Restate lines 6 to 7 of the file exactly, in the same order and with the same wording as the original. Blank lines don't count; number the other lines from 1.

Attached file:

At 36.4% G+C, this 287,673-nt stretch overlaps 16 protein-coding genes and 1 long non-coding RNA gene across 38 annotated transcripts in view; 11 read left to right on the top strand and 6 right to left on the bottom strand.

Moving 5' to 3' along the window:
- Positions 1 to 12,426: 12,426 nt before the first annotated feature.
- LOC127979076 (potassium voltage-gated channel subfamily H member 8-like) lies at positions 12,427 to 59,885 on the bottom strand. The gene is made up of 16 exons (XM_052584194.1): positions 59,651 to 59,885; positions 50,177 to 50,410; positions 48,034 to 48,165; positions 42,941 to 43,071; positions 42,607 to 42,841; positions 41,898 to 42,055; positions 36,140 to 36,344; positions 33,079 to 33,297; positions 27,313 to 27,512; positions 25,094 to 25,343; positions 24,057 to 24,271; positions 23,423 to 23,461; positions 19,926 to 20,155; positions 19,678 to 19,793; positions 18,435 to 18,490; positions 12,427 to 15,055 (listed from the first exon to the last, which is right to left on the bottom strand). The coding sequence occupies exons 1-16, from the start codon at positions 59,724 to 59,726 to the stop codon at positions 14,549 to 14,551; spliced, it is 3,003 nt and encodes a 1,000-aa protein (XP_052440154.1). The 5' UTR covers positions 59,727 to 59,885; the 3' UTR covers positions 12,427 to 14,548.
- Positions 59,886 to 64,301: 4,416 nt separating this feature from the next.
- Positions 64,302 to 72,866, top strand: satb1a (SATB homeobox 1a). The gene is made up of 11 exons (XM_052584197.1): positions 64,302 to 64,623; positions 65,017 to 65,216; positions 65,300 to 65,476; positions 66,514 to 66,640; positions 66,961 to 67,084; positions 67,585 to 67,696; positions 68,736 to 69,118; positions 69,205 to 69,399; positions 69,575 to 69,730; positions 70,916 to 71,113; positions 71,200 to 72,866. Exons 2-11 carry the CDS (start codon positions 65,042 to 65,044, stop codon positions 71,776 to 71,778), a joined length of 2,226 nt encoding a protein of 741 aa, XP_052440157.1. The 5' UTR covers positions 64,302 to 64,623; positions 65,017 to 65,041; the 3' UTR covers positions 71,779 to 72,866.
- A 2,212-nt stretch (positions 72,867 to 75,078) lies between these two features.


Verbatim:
- Positions 64,302 to 72,866, top strand: satb1a (SATB homeobox 1a). The gene is made up of 11 exons (XM_052584197.1): positions 64,302 to 64,623; positions 65,017 to 65,216; positions 65,300 to 65,476; positions 66,514 to 66,640; positions 66,961 to 67,084; positions 67,585 to 67,696; positions 68,736 to 69,118; positions 69,205 to 69,399; positions 69,575 to 69,730; positions 70,916 to 71,113; positions 71,200 to 72,866. Exons 2-11 carry the CDS (start codon positions 65,042 to 65,044, stop codon positions 71,776 to 71,778), a joined length of 2,226 nt encoding a protein of 741 aa, XP_052440157.1. The 5' UTR covers positions 64,302 to 64,623; positions 65,017 to 65,041; the 3' UTR covers positions 71,779 to 72,866.
- A 2,212-nt stretch (positions 72,867 to 75,078) lies between these two features.